Binding material for casting mold materials, consisting of chemical compounds of metals and/or non-metals, e.g. water glass (sodium silicate) Na2O · xSiO2 · yH2O, bentonite (montmorillonite) Al2O3 · 4SiO2 · H2O, kaolinite Al2O3 · 2SiO2 · 2H2O or cement (CaO)3 · SiO2.
Water glass has a very long history as a binding material and is used successfully in many processes, whether in core production with CO2 or in the area of molding with esters as catalysts. However, cores and molds which are produced using this process possess properties which are not compatible with today’s process requirements: A low level of strength, low flowability, moderate disintegration properties and a limited degree of re-usability of the regenerated used sand are the main reasons why this system could not stand up to its organic competitors.
Many of these disadvantages have now been removed by adjusting the mold material mixture and changing the process parameters (Hüttenes-Albertus Chemische Werke GmbH). In this way, through the addition of special additives (so-called promoters) and through thermal hardening instead of gassing with CO2, a level of strength is achieved which is comparable with the organic cores. An improved flowability of the binding material makes it possible to produce complicated shapes, such as delicate water jackets, whose casting without dimensional variations is ensured by the thermal stability of the binder.
For example, in the INOTEC binding materials (Figure 1, trademark of ASK Chemicals), the promoter acts as an additional network-forming component.
As shown in Figure 2, the promoter binds the individual particles together via the reactive groups and creates a silicate framework as a three-dimensional network. This means that the binder is then able to bind the grains of sand together very quickly and keep them in shape. Without the addition of the promoter, the network forms very slowly during the later hardening; the sand cores then display considerable disadvantages, such as lower immediate strength and a lower moisture stability.
The process of thermal hardening is initiated via the introduction of heat through heatable core boxes and hot air flushing. In core production, a marginal shell is then formed on the core depending on the use of the hot tool. Through the use of hot scavenging air, both the water present in the binder as a solvent and the water which is released during the hardening at each stage of the reaction are expelled from the core. The chemical equilibrium is shifted towards molecule enlargement and the reaction is sped up overall. Depending on the cycle time and the flow rate of the scavenging air, there are areas inside the core which are not hardened which must be hardened later after the corehardening.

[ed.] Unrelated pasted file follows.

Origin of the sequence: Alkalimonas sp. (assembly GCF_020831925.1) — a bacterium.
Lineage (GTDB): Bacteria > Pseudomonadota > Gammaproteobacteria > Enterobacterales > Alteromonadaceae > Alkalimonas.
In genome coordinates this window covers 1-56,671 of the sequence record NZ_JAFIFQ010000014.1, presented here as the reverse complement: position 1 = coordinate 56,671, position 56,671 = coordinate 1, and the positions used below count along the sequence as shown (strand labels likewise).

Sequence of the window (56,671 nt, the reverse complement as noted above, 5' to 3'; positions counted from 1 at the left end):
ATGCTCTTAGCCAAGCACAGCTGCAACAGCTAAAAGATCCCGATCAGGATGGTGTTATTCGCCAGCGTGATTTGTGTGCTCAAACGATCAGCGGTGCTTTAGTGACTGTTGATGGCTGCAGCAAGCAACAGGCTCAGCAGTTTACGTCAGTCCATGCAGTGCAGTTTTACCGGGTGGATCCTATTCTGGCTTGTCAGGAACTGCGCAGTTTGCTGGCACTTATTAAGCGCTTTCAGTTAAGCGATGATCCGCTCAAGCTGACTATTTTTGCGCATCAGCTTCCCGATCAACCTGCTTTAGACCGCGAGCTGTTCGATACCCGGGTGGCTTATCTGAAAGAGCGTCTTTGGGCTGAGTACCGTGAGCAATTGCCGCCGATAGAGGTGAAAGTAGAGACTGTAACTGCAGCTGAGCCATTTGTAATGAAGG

By increasing the reaction temperature, both the immediate strengths and long-term strengths are increased. However, from a certain point, particularly in thin shapes, the opposite effect is observed. As shown in Figure 3, the strength values decrease again. Figure 4, Foseco Foundry Division Vesuvius GmbH
This effect can already be observed in the water glass CO2process. Here, with increasing CO2gassing times, the strength values also increase initially; after a certain point these values sink again depending on the gassing time as the binder framework loses its gel structure and therefore its network properties. A similar phenomenon can be observed for any extension of the cycle time. The core binder no longer hardens after a certain point; the values of the long-term strength can even sink below the immediate strength. It is clear that the strength curve for the core binder and the storage stability of the sand cores are influenced significantly by the setting of the core production parameters.
In contrast to this, see:
Organic binder systems
Mold production, Molding process
Water glass, Na water glass, Water glassmodulus
Gassing device, Core shooting machine